Your Client Fit Questionnaire

Graphic. Client fit questionnaire preview.

While freelancing, I was solely responsible for managing my business, my clients, and my brand. The independence felt great most of the time, but other times I made hard decisions. Client management was one of the first hard things I had to learn. It was time to grow my business. Yet I learned to help my clients navigate is whether a professional design service is the best fit for their project. I developed this client fit questionnaire to focus on my best designer-client relationships.

Why Consider Client Fit?

I regularly evaluated client fit. Without a company mediating on my behalf, I must hold myself accountable to my professional vision. It’s also up to me to manage any surprising crises. Sometimes “client fit” also means being realistic that the client and I don’t work very well for accomplishing each others’ professional goals.

Client Fit Questionnaire

To help determine client fit, these are some of the questions I ask myself:

  • Do I have resources I need to complete this project?
  • Is my skill level a good match with the demands of this project?
  • How much time do I have available?
  • Am I excited about this project?
  • Will I learn something new?
  • How responsive is the client?
  • How much grace room is available?
  • Is this relationship mutually respectful?

Evaluating Resources

The dilemma presented in the first question was most apparent when I have the full autonomy of a freelancer. Yet, this match-making factored into my performance as a employed in-house designer as well. For instance, when my assignments consisted of several low-level tasks, I sought an innovation challenge. As a result, I volunteered to tackle higher-level projects. This included successful projects. For example, I branded AFCEA NOVA’s WIN committee. I also converted a static email into a mobile-friendly, Outlook 2003-compatible email for AFCEA NOVA WIN and WHFDC.

As someone who “put the free in freelancing,” I can attest that the majority of cases involving uncompensated work is a BAD IDEA.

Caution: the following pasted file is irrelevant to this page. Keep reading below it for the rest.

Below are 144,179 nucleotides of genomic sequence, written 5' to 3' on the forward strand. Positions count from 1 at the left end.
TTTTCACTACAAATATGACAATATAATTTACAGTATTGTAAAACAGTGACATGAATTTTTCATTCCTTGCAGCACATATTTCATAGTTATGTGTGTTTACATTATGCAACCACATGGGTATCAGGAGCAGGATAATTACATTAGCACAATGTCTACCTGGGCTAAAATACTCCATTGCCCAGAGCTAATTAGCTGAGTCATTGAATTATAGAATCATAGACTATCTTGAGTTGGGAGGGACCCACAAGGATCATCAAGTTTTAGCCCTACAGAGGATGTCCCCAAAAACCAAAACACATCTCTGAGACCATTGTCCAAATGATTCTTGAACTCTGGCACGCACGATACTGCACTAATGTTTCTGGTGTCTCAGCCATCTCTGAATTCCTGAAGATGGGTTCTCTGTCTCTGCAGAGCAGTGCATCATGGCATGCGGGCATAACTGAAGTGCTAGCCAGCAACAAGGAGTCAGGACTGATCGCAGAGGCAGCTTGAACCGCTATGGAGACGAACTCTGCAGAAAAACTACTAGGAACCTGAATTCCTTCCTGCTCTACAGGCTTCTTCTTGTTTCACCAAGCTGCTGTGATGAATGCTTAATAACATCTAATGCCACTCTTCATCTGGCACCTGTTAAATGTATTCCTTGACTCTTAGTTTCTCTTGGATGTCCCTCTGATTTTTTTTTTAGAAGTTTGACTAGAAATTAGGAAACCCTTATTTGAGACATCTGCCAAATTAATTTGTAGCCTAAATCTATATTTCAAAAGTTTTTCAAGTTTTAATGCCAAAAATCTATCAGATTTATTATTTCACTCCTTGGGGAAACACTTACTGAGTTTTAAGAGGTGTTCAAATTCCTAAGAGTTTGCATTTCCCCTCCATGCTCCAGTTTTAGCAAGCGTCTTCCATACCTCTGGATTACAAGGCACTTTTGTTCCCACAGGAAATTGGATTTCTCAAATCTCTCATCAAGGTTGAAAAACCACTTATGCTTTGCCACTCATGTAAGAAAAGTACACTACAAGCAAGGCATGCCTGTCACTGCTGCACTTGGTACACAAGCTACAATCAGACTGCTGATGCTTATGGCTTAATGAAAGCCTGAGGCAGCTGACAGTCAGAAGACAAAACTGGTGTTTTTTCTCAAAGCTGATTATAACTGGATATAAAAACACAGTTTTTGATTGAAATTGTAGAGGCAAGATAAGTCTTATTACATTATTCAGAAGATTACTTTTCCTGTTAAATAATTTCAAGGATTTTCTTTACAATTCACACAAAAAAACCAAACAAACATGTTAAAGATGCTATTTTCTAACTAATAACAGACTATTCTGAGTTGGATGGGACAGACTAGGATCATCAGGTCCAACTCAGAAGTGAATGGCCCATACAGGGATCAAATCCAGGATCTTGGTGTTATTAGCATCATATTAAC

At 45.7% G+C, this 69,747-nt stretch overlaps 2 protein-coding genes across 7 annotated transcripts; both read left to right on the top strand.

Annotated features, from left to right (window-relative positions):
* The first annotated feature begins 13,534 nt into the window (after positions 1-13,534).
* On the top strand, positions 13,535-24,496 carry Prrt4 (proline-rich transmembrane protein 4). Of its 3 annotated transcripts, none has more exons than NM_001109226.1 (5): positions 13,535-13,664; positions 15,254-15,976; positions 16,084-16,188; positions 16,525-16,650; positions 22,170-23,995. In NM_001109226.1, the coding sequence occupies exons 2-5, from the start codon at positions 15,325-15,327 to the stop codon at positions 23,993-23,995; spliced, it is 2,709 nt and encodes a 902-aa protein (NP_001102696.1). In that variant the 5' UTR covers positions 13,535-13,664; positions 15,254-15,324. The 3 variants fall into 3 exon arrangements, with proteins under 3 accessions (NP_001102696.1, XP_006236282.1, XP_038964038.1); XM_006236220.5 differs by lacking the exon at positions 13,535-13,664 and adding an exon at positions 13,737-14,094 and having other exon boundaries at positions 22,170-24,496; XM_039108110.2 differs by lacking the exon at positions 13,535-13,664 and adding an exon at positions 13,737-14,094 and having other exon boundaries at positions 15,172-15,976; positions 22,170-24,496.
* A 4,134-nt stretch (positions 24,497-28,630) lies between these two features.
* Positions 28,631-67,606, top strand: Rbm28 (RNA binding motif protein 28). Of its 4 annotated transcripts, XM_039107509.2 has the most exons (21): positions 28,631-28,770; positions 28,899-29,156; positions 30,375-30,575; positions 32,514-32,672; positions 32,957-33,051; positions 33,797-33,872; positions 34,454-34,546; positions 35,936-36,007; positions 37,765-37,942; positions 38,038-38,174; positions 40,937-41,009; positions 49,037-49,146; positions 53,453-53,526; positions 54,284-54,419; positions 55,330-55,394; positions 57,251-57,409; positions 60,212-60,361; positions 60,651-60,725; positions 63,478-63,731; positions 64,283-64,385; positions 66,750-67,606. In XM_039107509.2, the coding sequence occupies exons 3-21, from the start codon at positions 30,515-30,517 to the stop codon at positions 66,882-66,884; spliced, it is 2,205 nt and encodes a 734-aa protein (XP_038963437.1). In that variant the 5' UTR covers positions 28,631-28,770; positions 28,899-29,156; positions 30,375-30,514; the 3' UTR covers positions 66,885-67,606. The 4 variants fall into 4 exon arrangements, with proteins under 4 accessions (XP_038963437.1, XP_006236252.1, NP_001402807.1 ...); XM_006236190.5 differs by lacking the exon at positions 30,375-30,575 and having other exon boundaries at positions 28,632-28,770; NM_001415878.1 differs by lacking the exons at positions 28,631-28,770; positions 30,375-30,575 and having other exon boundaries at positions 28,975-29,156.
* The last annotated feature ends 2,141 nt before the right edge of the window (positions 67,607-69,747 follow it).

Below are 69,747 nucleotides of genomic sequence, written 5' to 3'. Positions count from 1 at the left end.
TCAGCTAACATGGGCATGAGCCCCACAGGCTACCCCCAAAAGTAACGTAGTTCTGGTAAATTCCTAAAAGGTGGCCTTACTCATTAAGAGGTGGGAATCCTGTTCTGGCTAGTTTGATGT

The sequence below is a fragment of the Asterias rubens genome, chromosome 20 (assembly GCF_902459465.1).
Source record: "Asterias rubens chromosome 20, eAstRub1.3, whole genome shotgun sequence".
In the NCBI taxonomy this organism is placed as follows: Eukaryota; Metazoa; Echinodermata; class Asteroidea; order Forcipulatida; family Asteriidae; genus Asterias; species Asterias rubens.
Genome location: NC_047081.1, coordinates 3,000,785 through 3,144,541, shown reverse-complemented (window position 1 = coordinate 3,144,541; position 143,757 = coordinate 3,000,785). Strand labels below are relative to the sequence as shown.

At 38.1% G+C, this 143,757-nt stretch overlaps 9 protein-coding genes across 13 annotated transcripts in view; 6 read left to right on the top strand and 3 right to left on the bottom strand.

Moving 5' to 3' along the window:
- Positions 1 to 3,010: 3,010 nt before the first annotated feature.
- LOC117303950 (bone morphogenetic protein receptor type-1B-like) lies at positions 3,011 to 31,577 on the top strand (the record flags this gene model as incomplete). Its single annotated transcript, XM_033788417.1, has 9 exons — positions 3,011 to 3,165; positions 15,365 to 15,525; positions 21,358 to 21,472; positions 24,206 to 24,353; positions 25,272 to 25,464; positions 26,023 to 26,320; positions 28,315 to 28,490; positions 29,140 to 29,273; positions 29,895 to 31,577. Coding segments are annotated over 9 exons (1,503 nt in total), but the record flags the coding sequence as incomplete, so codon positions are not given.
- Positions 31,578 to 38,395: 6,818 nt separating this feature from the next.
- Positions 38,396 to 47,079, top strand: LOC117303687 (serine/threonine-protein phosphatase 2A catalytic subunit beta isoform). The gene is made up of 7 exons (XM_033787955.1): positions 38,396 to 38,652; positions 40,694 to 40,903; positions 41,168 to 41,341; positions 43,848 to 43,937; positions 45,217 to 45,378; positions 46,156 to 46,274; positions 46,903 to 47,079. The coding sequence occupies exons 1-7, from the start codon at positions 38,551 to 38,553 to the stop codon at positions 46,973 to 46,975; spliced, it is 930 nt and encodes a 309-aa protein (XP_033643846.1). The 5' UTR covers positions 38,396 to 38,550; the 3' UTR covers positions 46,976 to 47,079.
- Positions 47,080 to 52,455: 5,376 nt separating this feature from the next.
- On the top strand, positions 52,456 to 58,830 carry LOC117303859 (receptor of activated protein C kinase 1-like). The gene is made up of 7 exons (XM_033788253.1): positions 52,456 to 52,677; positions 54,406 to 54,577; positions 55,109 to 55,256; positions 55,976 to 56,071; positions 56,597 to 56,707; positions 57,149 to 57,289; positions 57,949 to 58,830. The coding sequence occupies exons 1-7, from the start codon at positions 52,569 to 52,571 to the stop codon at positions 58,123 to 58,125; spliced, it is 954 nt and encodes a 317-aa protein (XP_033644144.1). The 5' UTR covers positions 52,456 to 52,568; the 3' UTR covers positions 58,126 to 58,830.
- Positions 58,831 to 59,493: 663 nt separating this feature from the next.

Avoiding Uncompensated, Spec Work

The last question might surprise you if you haven’t worked in the creative industry very long. Unfortunately, prevailing attitudes exist surrounding the creative industry which devalue our profession. Firstly, the designer must and should educate clients of the value they’re receiving. Additionally, designers also need to educate clients on the dangers of spec work and uncompensated work. Spec work, which not only threatens the livelihood of designers but also threatens the professional reputation of the client. Finally spec work compromises the quality of creative solutions the designer provides to the client, which isn’t ideal.

As someone who “put the free in freelancing,” I can attest that the majority of cases involving uncompensated work is a BAD IDEA. What little exposure my free work generated resulted in simply word of mouth that I was cheap. This isn’t the value proposition I’m offering! Volunteering is a fantastic way to generously contribute to a cause in which you believe. It also can still be a good way to develop technical and social skills as well as gain experience. However, you can still protect yourself in the process by limiting how much you work for free.

Consider offering a “friends and family” discount. Also think about scaling down projects to match realistic budgets, or enrolling in Continued Education or online webinar courses. Be choosy in your clients, too. You’re not doing any favors for clients with unrealistic expectations when you sell yourself short; worse, you could enable bad habits.

My take-away message is this: have confidence in yourself and don’t allow others to limit you!